Last Friday Hubby’s car was in the shop so I had to take him to work. Since I no longer commute to work, I seldom listen to the morning radio shows. I was listening to the morning banter and first they were talking to a young woman who wanted the listener’s advice because she had told her live-in boyfriend about a month or six weeks ago that she was pregnant and that it had been confirmed by blood tests at the doctors’ office when she wasn’t really pregnant. She said he had expressed to her about a year ago that he did NOT want children and she really did want kids so she was trying to “feel him out” as to how he’d react. Now she was wanting advice on how to get out of the lie gracefully without having to “fess up” about her disgraceful behavior.
I was so disgusted by her trying to convince everyone what a good person she was that I almost changed the station, which I am glad I didn’t because I would have missed one of the sweetest stories I have ever heard. I googled it after I got home and apparently it is a couple of years old, but that doesn’t make it any less sweet. It was just very timely to me to come on the heels of my mom and dad’s 60th anniversary.
In Ft. Worth, Texas a couple of years ago, apparently, a couple who had been married for over 75 years died literally within hours of each other. This is the article as I found it on the internet and it was verbatim what I heard on the radio:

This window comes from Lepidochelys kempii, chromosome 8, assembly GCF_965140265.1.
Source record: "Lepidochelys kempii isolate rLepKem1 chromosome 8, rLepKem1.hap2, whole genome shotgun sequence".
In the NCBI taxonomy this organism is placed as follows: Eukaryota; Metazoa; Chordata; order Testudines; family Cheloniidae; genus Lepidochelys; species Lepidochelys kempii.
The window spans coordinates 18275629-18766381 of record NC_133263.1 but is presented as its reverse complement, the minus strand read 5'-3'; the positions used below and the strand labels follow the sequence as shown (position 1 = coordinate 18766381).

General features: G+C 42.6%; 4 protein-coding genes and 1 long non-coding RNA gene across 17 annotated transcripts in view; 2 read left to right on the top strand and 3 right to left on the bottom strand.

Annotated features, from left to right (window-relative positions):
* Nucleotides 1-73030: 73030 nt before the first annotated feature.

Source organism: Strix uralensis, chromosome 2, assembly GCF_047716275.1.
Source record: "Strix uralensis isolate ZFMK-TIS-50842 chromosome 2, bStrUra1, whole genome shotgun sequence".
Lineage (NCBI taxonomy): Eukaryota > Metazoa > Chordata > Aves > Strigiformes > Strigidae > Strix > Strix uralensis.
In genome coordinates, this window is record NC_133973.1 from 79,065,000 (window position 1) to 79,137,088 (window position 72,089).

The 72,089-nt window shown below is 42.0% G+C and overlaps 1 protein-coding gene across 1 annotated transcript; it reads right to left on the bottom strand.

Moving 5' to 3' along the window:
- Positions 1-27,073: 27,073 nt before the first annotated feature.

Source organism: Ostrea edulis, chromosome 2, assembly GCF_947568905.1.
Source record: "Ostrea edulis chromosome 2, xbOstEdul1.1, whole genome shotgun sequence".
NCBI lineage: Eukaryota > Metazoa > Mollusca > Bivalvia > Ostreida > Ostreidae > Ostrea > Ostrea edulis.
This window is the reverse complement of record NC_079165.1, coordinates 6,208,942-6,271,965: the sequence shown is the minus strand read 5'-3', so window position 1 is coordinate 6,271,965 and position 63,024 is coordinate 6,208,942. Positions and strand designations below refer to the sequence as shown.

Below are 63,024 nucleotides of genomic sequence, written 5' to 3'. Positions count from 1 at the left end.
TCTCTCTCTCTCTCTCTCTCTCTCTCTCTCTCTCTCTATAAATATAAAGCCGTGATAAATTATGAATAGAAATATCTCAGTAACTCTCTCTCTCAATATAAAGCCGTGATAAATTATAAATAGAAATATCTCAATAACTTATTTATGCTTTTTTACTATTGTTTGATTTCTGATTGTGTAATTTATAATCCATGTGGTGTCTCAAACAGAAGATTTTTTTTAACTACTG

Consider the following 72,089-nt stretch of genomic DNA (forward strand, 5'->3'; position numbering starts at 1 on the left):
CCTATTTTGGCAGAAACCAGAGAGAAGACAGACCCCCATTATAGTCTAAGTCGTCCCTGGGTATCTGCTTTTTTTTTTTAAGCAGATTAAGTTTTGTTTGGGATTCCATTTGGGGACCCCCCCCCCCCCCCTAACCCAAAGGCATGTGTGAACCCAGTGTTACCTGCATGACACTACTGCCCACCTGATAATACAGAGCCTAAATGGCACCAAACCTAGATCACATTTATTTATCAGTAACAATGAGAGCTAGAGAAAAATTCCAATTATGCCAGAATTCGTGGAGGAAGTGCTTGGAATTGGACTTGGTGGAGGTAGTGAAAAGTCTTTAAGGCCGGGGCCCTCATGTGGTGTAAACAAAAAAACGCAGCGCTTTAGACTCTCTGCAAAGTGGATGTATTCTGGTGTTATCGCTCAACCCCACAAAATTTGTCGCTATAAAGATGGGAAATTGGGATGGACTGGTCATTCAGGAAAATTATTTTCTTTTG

12:45 PM CDT on Wednesday, April 2, 2008
By JIM DOUGLAS / WFAA-TV
A Fort Worth couple married for 75 years were buried Tuesday afternoon, after dying within five hours of one other.
JC Cox, 100, and his wife Josie, 96, were married on Christmas Day in 1932.
“She was telling me they went up to a pastor’s door and knocked on the door,” said Lesha Grimm, one of the couple’s granddaughters. “He didn’t marry them, so they went to another pastor’s house.”
They kept their wedding vows for 75 years, through the deaths of their own children, the lives of three new generations and the inevitable changes in each other.
“He was 120 pounds at most, ever,” Ms. Grimm said. “She was a fat granny.”
While Josie was described as a talker, JC said little.
“He couldn’t hear real well and he didn’t talk much anyway,” said Marla Williamson, another granddaughter. “That was his way of socializing with you was to share Dr Pepper.”
The fridge is still loaded with Dr Pepper. The little Fort Worth house unchanged.
“They stayed together the whole time,” Ms. Williamson said. “They slept in this bed.”
Mrs. Cox insisted on being JC’s sole caregiver, even up until the moment they entered a nursing home last month.
“She was still ironing his clothes three weeks ago,” Ms. Williamson said. “She was going to make sure, even though he never went anywhere, his clothes were going to be starched.”
The granddaughters said their intimacy was apparent until the moment they died. A few days ago, Mr. Cox took Mrs. Cox’s hand and he slipped away.
“Holding hands, and that’s how they died,” Ms. Williamson said. “Pa died holding onto Granny.”
Just five hours later, she let go too as her family whispered to her.
“Your children are waiting for you, and Pa is waiting for you,” Ms. Grimm said. “It’s OK. You can let go and we’ll all be OK together. And a minute later, she passed.”
Now, I ask you… is that not one of the sweetest stories you ever heard?